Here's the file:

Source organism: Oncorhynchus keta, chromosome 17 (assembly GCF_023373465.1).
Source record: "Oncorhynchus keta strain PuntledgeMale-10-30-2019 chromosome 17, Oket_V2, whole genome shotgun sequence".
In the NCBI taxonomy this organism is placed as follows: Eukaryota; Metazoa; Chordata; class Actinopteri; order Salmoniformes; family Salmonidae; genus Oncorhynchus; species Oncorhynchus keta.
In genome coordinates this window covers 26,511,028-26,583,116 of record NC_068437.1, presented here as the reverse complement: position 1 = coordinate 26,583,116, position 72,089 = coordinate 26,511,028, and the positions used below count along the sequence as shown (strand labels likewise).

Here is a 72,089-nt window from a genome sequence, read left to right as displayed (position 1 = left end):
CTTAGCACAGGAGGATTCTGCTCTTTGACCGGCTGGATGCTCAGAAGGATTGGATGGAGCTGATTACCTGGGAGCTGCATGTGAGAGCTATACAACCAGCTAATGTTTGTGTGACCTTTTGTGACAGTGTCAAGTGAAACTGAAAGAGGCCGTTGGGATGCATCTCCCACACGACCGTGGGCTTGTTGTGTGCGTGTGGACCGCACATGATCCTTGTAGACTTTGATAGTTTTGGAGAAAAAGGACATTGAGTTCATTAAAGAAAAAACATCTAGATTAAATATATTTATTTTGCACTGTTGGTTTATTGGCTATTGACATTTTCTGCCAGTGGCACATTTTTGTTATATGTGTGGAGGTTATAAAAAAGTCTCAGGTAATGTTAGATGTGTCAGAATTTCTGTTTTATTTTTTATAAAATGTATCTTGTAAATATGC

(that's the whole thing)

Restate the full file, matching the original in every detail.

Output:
Source organism: Oncorhynchus keta, chromosome 17 (assembly GCF_023373465.1).
Source record: "Oncorhynchus keta strain PuntledgeMale-10-30-2019 chromosome 17, Oket_V2, whole genome shotgun sequence".
In the NCBI taxonomy this organism is placed as follows: Eukaryota; Metazoa; Chordata; class Actinopteri; order Salmoniformes; family Salmonidae; genus Oncorhynchus; species Oncorhynchus keta.
In genome coordinates this window covers 26,511,028-26,583,116 of record NC_068437.1, presented here as the reverse complement: position 1 = coordinate 26,583,116, position 72,089 = coordinate 26,511,028, and the positions used below count along the sequence as shown (strand labels likewise).

Here is a 72,089-nt window from a genome sequence, read left to right as displayed (position 1 = left end):
CTTAGCACAGGAGGATTCTGCTCTTTGACCGGCTGGATGCTCAGAAGGATTGGATGGAGCTGATTACCTGGGAGCTGCATGTGAGAGCTATACAACCAGCTAATGTTTGTGTGACCTTTTGTGACAGTGTCAAGTGAAACTGAAAGAGGCCGTTGGGATGCATCTCCCACACGACCGTGGGCTTGTTGTGTGCGTGTGGACCGCACATGATCCTTGTAGACTTTGATAGTTTTGGAGAAAAAGGACATTGAGTTCATTAAAGAAAAAACATCTAGATTAAATATATTTATTTTGCACTGTTGGTTTATTGGCTATTGACATTTTCTGCCAGTGGCACATTTTTGTTATATGTGTGGAGGTTATAAAAAAGTCTCAGGTAATGTTAGATGTGTCAGAATTTCTGTTTTATTTTTTATAAAATGTATCTTGTAAATATGC